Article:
MS on Trial Last week Judge Jackson called for one final encore of filings - at the Department of Justice's request - before he delivered his final verdict. The DoJ's filing is now in, and Microsoft's response is due on Wednesday, but although the DoJ ostensibly wanted to deal with legitimate issues raised by Microsoft, its filing is shot through with the kind of wording you'd expect from an outfit that's been burned once already.
If elected president, Internet inventor Al Gore will "lead a second American Revolution to make our government far less costly, far more effective and far more relevant to every American," by wiring virtually all federal services to the Web by 2003, he promised during a speech delivered at North Carolina State University on Monday.
Freedom fighters/criminals (delete as appropriate) Napster may be forced to sue its long-time friend, the band Offspring, after Offspring's Web site started selling Napster merchandise including T-shirts and baseball caps without its permission.
In our story of a few weeks back in which we detailed our SETI competition results, we mentioned how a couple of our machines fared:
Computex 2000 Each day of Computex, we'll try to bring you a roundup of companies and products that caught our eye at the trade show.
Computex 2000 It's a public holiday in old Taipei today for the Dragonboat Festival. But memtech company Rambus appears not just to have missed the dragon boats, but the trade show boat too.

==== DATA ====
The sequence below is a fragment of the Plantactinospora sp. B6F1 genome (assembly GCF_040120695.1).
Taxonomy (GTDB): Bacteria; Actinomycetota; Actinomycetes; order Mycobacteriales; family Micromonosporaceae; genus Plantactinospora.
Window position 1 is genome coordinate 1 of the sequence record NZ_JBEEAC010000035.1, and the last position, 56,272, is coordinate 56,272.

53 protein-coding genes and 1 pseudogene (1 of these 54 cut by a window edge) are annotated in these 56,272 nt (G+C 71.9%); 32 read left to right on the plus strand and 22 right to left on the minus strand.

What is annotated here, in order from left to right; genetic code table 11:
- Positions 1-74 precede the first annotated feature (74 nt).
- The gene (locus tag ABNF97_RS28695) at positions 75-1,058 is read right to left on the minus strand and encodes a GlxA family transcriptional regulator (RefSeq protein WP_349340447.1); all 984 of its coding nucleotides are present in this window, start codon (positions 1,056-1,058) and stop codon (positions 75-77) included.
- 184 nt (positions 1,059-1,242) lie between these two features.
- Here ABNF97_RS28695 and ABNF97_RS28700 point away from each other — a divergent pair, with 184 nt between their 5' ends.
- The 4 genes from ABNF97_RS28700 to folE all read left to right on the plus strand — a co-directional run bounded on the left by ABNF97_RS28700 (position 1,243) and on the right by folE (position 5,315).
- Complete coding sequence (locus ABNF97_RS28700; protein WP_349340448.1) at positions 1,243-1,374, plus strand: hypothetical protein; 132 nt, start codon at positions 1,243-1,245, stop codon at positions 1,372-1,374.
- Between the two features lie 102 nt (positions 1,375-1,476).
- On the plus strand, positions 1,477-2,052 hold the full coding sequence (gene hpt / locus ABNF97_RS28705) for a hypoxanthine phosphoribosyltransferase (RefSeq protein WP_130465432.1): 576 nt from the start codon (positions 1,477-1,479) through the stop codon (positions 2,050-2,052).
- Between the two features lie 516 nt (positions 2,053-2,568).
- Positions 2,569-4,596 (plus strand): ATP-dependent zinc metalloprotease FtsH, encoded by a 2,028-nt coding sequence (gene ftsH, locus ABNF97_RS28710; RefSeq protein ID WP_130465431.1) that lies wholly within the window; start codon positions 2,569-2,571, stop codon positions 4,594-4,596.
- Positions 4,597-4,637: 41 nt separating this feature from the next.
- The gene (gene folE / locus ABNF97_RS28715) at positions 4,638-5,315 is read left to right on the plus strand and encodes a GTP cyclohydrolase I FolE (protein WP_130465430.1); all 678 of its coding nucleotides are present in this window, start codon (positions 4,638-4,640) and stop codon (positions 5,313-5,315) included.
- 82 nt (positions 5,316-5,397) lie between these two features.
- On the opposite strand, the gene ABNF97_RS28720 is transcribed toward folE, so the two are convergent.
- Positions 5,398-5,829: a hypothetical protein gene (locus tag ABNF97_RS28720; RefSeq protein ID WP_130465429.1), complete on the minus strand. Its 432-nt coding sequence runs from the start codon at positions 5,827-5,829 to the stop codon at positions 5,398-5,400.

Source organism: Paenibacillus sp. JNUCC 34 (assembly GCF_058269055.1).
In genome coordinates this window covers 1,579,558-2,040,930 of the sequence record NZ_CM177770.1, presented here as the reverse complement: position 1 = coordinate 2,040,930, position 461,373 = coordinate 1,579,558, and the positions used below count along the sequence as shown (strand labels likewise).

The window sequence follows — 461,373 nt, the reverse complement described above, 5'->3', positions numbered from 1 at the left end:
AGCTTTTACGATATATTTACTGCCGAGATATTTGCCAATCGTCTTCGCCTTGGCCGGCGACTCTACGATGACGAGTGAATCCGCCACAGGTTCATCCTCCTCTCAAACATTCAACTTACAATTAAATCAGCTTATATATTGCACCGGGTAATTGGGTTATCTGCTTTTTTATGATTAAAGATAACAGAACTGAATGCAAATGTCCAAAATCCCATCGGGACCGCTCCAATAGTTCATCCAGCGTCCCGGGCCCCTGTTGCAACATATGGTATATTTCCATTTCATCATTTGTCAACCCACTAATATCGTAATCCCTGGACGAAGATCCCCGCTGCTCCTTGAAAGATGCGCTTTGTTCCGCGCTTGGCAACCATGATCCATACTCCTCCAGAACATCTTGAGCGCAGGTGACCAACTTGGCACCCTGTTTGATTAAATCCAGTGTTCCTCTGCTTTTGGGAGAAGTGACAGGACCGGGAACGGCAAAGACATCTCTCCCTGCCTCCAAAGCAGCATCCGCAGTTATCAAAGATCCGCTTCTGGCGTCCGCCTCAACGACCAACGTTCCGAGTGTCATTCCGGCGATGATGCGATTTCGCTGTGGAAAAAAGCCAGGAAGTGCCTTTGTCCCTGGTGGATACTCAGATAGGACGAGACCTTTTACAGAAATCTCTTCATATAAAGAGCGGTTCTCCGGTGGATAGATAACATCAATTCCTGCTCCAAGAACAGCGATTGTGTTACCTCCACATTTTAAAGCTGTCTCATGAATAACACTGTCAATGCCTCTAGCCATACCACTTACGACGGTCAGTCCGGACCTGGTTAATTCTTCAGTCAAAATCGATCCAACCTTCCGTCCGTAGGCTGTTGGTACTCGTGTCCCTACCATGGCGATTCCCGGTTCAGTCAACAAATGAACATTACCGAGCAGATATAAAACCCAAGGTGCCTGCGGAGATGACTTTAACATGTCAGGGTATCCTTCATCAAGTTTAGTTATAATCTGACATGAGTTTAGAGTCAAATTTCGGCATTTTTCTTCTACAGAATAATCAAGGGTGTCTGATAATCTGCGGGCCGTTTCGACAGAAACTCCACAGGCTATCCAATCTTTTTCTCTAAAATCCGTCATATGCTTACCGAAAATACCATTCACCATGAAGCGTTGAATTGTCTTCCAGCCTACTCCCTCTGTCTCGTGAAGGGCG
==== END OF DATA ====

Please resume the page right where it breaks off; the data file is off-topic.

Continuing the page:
Computex 2000 The official launch date of Intel's 815e chipset is the 19th of this month but you can forget all that because at the Computex trade show there's stacks of the pesky things.
10 June Info appliances main thrust of Computex 9 June Acer takes Transmeta punt Is Intel at end of the chipset road? 8 June AMD Slot A death threatens stock crunch Timna mobos spotted in Taipei 7 June Spicy PC gossip from Old Taipei Willamette to have triflingly short shelf life FICkle finger points to Transmeta fete …
The British Chamber of Commerce (BCC) has got so irate about the government's planned Internet controls it has sent it a letter.
A British e-commerce outfit reckons it's on to a winner by offering for sale some 300 punctuated Web addresses.
The Advertising Standards Authority (ASA) is investigating NTL amid allegations that it has misled consumers over its free Net access offer.
Two hundred ADSL users were left without Net access over the weekend after a software upgrade went wrong.
E-retailer Jungle.com saw a batch of redundancies last week, but says the action does not affect flotation plans.
Linux support is now available for the Ultra ATA/100 bus specification, Quantum announced today. Linux is the only OS so far to support the new spec, and three of the five current controller 1chipsets - Intel, CMD and Promise - with AMD and HighPoint in the wings.